Tupac will forever be remembered as one of the most influential and popular rappers to have graced the hip-hop world. Even after almost 26 years since his tragic death, Tupac remains an icon for several generations. It appears, Tupac had that lasting effect on one of the most popular boxing stars ever, Mike Tyson. During Mike’s three-year incarceration at an Indiana prison, he received visits from some of the biggest names in the rap scene.
Mike said in a recent interview on Drink Champs, “I had everybody. B.B. King, James Brown, Whitney Houston … Florence Henderson. Everybody came,” He added, “I can’t even name them all. Just so many people came to visit me.” Though there’s no doubt that the A-list visitors caused a stir within the facility, there was one star who received a surprisingly warm welcome from inmates: the late Tupac Shakur.
Mike recalled, “I get a call from somebody; it’s 2Pac’s mother,” Mike then stated, “She explains how she knows me from her son, explains that I met him at a club one night and that he wants to come and visit me. I said great, OK.” Tyson, who was locked up in Indiana between 1992-1995, said Pac came to the facility shortly after and was greeted by a round of applause.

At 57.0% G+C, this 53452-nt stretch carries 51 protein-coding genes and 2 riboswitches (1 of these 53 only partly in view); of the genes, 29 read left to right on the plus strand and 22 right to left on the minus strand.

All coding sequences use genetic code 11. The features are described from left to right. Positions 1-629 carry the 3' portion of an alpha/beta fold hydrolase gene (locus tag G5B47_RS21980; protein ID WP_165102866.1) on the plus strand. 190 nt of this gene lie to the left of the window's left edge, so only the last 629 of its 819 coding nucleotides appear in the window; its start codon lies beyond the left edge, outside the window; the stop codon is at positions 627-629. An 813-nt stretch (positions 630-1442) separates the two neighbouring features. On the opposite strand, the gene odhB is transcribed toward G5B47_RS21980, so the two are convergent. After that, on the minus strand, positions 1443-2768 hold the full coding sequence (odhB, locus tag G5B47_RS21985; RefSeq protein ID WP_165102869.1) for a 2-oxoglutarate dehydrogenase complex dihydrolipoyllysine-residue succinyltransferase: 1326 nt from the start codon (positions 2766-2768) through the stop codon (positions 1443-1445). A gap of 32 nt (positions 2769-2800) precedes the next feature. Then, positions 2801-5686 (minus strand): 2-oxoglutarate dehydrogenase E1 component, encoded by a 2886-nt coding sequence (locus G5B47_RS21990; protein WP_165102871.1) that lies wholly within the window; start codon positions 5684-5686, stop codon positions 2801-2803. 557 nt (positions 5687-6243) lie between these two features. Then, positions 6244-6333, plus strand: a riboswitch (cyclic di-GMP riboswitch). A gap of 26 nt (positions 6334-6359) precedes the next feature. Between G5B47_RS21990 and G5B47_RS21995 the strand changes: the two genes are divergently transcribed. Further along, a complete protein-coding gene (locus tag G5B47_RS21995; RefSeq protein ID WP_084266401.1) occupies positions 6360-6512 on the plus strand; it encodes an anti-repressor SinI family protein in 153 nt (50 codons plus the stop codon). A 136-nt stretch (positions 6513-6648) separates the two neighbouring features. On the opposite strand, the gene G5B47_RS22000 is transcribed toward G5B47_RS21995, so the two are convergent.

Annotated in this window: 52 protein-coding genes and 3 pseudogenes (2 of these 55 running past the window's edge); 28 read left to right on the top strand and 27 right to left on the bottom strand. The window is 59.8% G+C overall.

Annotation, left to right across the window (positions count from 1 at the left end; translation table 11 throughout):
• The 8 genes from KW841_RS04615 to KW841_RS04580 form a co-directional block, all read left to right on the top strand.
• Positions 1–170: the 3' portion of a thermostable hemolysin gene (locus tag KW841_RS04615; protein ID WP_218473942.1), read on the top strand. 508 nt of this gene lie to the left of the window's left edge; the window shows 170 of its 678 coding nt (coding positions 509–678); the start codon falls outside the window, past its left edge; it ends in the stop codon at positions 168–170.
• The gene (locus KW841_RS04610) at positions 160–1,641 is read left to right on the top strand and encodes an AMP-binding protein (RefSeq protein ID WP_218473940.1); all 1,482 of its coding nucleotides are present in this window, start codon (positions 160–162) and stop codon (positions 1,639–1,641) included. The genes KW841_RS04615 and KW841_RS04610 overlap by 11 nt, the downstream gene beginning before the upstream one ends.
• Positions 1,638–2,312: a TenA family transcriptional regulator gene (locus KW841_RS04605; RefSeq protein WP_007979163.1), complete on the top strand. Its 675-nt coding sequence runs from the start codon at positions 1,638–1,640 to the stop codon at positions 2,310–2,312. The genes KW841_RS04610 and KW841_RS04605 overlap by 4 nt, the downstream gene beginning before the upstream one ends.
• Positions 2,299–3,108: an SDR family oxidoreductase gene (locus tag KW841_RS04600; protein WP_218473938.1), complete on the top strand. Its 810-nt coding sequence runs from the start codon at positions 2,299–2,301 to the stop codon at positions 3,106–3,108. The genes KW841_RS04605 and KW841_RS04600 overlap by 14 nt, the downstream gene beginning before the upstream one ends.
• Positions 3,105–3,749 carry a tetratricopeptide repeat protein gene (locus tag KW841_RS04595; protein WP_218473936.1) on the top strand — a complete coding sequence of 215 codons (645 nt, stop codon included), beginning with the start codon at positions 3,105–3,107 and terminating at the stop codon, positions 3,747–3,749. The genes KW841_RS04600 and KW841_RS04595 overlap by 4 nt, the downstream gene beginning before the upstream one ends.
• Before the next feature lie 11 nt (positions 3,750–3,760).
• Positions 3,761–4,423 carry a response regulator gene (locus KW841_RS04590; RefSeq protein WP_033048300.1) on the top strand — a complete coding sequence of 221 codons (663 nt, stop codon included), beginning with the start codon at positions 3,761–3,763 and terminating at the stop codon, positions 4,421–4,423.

“Once he came into the visiting room—and there was all these hillbilly hicks, mean motherf*ckin’ Aryan guys—as soon as he came up everybody started clapping. They respected him, soon as he came in the room, they started applauding.”
Tyson said he met Pac six months earlier at an after-party at the Hollywood Palladium. He claimed he saw a youngster outside the venue and invited him in. But before the “kid” went inside, he went and got his group of friends, which included Pac. He said, “He went and came back with, like, 50 people,”
“2Pac was one of those guys. So we went and let them through the back, and somehow they got on the stage, took the mic, started rapping, and I met 2Pac.”
The boxing champ went on to explain how hip-hop impacted his life while growing up in NYC. He recalled the reaction the genre garnered during its early days, as many associated the music with dangerous crime. Although, Tyson insists he was never scared of the culture, and that it actually gave him a sense of pride. You can check out the full interview below.
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